MELBOURNE - In South Africa, only one in four people are vaccinated against Covid-19, a key factor behind the spread of the Omicron variant.
But just four kilometres north of Australia, the situation is far more dire. In Papua New Guinea, our closest neighbour, fewer than one in 20 people have had the jab.
High rates of infection and low vaccination coverage significantly increase the risk of Covid not only spreading, but mutating.
Combined with high rates of HIV and multi-drug resistant tuberculosis, also seen in South Africa, the risk of a dangerous new coronavirus variant emerging on Australia’s doorstep becomes very real.
As the world races to understand the implications of Omicron, PNG is still reeling from the latest Delta surge, causing record numbers of cases and deaths. Despite this, vaccination rates remain some of the lowest in the world.
As of last Sunday, just 2.2% of the population was fully vaccinated. By comparison, 75% of the Australian population was fully vaccinated.
In PNG, inadequate community awareness has led to widespread vaccine hesitancy in both urban and remote areas, spurred on by confusion about who can be vaccinated, where and with what vaccine.
PNG’s vaccine rollout has been severely hampered by misinformation and fear, compounded by practical and logistical issues.
Across the country, conspiracy theories spread by word-of-mouth and social media at immense speed. Even healthcare workers are not immune.
Unvaccinated workers discourage others from being vaccinated, while those promoting vaccination have been physically attacked in several provinces.
Many with fervently held religious beliefs have also incited stigma and discrimination, preventing people from being tested for Covid, let alone being vaccinated.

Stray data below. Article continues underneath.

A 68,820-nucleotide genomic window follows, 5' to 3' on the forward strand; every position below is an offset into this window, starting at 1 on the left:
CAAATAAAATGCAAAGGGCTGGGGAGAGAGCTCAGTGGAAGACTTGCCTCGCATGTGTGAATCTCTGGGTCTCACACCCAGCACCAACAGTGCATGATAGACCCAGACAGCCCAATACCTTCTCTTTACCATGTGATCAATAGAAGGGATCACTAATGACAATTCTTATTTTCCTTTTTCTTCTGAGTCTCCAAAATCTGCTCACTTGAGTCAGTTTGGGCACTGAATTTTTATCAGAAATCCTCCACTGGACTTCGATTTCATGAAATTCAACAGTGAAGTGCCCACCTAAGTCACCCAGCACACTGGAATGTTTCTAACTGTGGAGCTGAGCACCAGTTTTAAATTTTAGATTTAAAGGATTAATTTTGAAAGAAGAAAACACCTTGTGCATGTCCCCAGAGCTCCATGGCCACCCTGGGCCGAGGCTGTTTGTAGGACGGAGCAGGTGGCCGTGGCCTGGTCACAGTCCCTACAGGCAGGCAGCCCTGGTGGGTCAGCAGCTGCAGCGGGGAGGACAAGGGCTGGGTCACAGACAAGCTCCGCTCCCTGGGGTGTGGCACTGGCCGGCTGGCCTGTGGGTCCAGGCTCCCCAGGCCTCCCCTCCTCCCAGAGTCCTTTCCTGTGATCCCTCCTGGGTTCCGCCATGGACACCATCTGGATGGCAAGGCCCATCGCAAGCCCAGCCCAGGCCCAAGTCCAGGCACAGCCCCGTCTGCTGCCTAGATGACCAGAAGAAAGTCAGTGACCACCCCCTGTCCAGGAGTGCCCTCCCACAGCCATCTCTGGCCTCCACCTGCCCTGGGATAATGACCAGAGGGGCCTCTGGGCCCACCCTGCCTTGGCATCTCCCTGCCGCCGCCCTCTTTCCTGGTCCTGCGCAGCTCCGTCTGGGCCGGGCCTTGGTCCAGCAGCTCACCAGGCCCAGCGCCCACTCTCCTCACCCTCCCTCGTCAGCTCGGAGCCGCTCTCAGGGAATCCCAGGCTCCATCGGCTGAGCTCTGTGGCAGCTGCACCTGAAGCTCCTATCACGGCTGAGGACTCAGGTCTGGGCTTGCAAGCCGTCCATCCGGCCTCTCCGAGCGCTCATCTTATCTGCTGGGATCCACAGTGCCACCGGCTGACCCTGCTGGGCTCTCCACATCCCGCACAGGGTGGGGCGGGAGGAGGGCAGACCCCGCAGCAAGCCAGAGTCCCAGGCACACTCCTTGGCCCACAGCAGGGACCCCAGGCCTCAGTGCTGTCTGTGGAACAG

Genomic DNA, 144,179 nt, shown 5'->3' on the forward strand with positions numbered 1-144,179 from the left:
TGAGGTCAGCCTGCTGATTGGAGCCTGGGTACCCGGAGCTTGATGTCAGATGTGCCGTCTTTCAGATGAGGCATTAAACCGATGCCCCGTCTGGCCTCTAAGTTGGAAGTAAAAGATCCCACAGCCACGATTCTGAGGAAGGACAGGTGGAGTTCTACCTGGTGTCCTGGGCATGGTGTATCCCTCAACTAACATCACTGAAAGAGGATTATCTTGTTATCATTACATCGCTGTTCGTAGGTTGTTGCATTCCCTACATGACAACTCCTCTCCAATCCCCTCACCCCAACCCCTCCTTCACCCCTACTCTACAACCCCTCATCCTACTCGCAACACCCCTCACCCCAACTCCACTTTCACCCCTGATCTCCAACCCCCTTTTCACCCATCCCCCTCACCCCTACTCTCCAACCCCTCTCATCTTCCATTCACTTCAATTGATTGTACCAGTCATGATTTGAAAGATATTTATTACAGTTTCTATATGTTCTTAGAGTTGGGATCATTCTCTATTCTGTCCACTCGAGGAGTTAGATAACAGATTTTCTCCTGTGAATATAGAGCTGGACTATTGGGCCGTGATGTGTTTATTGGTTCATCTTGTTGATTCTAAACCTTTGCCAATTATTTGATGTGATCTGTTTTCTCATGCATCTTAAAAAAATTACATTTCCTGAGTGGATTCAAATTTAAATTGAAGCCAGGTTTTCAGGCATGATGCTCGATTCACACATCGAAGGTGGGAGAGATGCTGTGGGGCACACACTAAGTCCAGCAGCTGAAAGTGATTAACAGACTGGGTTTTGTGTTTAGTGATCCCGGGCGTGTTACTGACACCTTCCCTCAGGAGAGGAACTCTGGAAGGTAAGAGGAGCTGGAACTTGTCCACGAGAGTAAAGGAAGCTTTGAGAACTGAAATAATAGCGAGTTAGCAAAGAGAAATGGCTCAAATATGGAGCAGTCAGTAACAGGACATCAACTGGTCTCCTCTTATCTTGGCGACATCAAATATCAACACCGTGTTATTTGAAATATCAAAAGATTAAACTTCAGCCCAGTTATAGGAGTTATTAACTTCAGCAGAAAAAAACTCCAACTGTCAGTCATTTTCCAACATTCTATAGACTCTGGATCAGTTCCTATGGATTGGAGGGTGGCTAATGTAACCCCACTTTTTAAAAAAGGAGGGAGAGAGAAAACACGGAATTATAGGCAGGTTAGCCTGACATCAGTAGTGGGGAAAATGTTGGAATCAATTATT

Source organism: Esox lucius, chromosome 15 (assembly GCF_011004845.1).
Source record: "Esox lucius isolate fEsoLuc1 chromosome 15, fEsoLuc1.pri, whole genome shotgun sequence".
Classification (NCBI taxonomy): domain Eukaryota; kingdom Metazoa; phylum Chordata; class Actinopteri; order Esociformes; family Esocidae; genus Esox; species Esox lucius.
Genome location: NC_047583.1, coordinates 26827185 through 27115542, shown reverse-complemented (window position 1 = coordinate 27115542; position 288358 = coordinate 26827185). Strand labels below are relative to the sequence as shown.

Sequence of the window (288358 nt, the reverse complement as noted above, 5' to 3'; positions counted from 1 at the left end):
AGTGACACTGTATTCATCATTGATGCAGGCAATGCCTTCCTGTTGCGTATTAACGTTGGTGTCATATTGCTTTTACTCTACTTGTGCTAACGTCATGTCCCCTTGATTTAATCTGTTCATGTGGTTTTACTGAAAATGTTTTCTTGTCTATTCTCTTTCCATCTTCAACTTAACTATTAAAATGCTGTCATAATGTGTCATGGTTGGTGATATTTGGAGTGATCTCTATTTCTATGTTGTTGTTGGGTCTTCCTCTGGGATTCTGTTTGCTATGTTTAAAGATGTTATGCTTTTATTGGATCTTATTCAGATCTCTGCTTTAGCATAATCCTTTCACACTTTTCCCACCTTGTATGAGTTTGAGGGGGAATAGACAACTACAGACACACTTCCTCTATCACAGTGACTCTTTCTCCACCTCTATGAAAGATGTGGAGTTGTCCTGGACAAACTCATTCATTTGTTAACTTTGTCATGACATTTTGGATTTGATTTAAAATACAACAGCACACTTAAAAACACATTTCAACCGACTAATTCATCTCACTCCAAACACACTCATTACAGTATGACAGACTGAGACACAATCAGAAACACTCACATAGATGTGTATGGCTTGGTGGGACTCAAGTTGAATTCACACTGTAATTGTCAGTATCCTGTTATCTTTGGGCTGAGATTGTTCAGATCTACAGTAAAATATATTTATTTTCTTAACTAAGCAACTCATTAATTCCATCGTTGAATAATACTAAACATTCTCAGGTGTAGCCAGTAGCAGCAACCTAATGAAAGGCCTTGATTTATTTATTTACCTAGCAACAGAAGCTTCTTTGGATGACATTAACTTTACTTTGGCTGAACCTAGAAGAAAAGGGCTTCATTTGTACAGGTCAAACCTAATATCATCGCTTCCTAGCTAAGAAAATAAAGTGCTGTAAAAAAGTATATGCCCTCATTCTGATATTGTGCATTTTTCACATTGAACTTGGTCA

In such a climate of suspicion and distrust, Australia cannot simply send vaccines to PNG and expect to see a dramatic increase in vaccination rates.
Effective public health interventions require meeting people where they are - working with varied levels of understanding and acceptance - and physically visiting people in their communities.
It means empowering and educating local leaders and supporting them to shape discussions with their constituents.
The ‘End-Covid-For-All’ initiative is calling for the Australian government to invest $50 million to address vaccine hesitancy.
Changing minds is particularly challenging when you consider that PNG has no routine adult vaccination programs and some of the lowest childhood vaccination rates in the world.
A coordinated and sustained response is needed. Strategies which are currently underutilised but effective include joining forces with local vaccine champions – doctors, sports stars or community leaders – to share personal stories about people who have had Covid or been vaccinated. Church leaders could use scripture to encourage congregations to get vaccinated.
Western Province, bordering Indonesia and Australia, has ongoing community engagement and the highest vaccination rates outside of Port Moresby thanks to strong partnerships between government, churches, local leaders and international organisations.
Additionally, visits to remote and hard-to-reach villages for vaccine awareness and immunisation have been pivotal in helping overcome fears.
The lack of testing and absence of a national death registry makes it impossible to measure the true toll of Covid in PNG.
Yet, despite recent reports of oxygen shortages and overflowing morgues, most Papua New Guineans remain unconcerned and do not plan to get vaccinated.
Every additional day with lagging vaccination rates leads to preventable deaths. Omicron is a clarion call for Australia to do much more to help vaccinate the people of PNG.